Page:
"I'm a man that lives in two worlds that a lot of people don't think intersect," Mayne said. "Both sides of myself exist in me. It's part of my DNA, part of my makeup."
Actively Mormon and openly gay: It's the sort of combo that might leave people wondering. After all, the LDS Church teaches that homosexuality, specifically if same-sex attractions are acted upon, is a sin. And the church has actively backed measures to ban same-sex marriages.
In mid-August he was selected, or called (as Mormons say) by local church officials to serve in an LDS Church leadership position in San Francisco.
Mayne's appointment may have generated attention, but he's not the first gay Mormon to assume a leadership role in the church.
In Seattle, Washington, and Oakland, California, gay men have reportedly served in LDS Church leadership roles, Peggy Fletcher Stack wrote in her piece about Mayne in The Salt Lake Tribune. What makes Mayne unique, Stack said, is that he "may be the first local LDS leader to announce his orientation over the pulpit."
Late last month, from the pulpit, Mayne revealed - to anyone who didn't already know - who he is:
"I am a gay Latter-day Saint.Mayne shared these words during a farewell address to the Oakland ward he long attended, amid an announcement that he would be leaving because he had been named the executive secretary to the bishop of the Bay Ward. It is a role in which he'll offer administrative help but also take part in shaping congregational work.
"I don't want pity. To pity me is to make me a victim. I want understanding. To understand me is to love me as an equal.
"I don't want tolerance. If I am tolerated, I am disliked in some way. I want respect as a fellow striving child of God - an equal in his eyes.
"I don't want acceptance. To accept me is to graciously grant me the favor of your company. To accept me is to marginalize me with the assumption that I am less than you. I am your peer. I am neither above you nor below you."
"While that's not a big accomplishment in and of itself," Mayne said, "it is a remarkable accomplishment for the simple fact that maybe for the first time, a man was called to a priesthood leadership position not in spite of the fact that he is gay, but partly because he is gay."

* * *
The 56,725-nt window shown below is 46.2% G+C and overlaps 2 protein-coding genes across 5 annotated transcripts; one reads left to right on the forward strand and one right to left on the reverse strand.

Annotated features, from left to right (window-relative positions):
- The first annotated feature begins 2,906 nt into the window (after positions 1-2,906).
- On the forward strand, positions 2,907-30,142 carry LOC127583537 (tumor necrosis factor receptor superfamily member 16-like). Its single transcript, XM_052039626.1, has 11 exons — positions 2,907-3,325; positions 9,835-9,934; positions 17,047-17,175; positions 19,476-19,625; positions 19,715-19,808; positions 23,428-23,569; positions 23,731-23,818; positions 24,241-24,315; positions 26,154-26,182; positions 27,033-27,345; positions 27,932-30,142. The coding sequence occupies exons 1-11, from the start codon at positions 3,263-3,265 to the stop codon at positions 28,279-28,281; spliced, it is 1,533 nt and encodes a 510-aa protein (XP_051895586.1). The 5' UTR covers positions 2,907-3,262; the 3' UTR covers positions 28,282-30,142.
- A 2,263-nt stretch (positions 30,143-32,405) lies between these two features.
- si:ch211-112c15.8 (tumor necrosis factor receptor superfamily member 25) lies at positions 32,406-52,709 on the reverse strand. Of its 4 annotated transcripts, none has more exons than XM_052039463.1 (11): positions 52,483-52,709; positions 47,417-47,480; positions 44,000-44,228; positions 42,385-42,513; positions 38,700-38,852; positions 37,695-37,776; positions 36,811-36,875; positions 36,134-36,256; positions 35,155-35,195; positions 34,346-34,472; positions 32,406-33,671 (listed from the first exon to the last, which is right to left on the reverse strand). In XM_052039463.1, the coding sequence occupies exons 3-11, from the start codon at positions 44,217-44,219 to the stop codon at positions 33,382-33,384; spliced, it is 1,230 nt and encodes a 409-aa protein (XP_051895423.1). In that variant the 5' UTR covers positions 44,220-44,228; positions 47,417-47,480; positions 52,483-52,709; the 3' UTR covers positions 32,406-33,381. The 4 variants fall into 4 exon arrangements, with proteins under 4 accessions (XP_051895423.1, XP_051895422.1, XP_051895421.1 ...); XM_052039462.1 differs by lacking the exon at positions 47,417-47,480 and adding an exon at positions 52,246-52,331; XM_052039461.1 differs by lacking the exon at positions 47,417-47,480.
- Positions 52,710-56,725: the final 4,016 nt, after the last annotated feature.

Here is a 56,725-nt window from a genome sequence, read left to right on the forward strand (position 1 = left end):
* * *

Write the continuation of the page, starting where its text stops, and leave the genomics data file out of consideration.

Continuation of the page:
Don Fletcher, an ophthalmologist, said that when he was called last month to serve as the bishop and leader of the Bay Ward he wanted to make sure every Latter-day Saint in his ward knew they were welcome, including the vast majority who weren't showing up. Of the 950 members on the books, only 150 were appearing in the pews.For Fletcher, making members of the LGBT community feel comfortable enough to walk through his congregation's doors is personal.
Fletcher has a gay family member with AIDS and says he has seen firsthand how isolating that can be in the Mormon world.
"I love my church and have a lot of faith, but culturally we haven't done a good job in dealing with people who are gay when they face life challenges," whether that be coming out, depression or struggles with suicide or illness, Fletcher said. "I wanted to address it in the ward I live in."
The response in his ward, and from other Mormons he has heard from, has been nothing but positive, "uniformly, no exception," the bishop said. And, he added with a laugh, in the past month he's broadened his own knowledge – or, rather, his lingo base - learning about "the 'Moho community,' Mormons who are homosexual. That was a new one to me."
The LDS Church's top leadership, and by extension many Mormons sitting in pews, heavily supported the campaign behind Proposition 8, the 2008 California initiative to ban same-sex marriage, which is currently tied up in the state's high court.
"It's been hard to be a gay Mormon," Mayne said. In the course of his life, he said he came out "no less than three times to bishops and stake presidents, and each time I was pushed back into the closet. … This is an opportunity to take my own pain and challenges and make it an opportunity to help. How can I not do that?"
He and Fletcher have already seen dividends from Mayne's calling. On a recent Sunday, Fletcher said he looked out to see seven formerly absent members take their seats in the pews because Mayne is there.
"I talked to a couple that hadn't been to church in 20 years," Fletcher said. "I'm not reinventing doctrine. I'm just trying to put in place what Jesus Christ would have us doing. … Even if you're in a gay relationship and have no interest in living all the commandments, you're still welcome in church, by all means."
The development has stirred up discussion far beyond California. In one week, Mayne said, his personal website, which links to a blog in which he writes openly about who he is, received 30,000 views from 67 countries.
"I'm conflicted about this," said Eric Ethington of Salt Lake City, the founder of the LGBT blog PRIDEinUtah.
"On the one hand, I view this as a positive step forward for the church, a church that has a history of extreme persecutions against the LGBT community," he said. "But on the other hand, I worry about LGBT people … because the church teaches you that you cannot reach your full potential and have full acceptance in the church unless you marry someone of the opposite sex."
Ethington was raised in the LDS Church and says he was kicked out of the house when he came out at 17. He later closeted himself and married a woman in an LDS temple, only to divorce a couple of years later after realizing he was kidding himself.
"I can't share (Mitch's) optimism, but I share his hope," he said.
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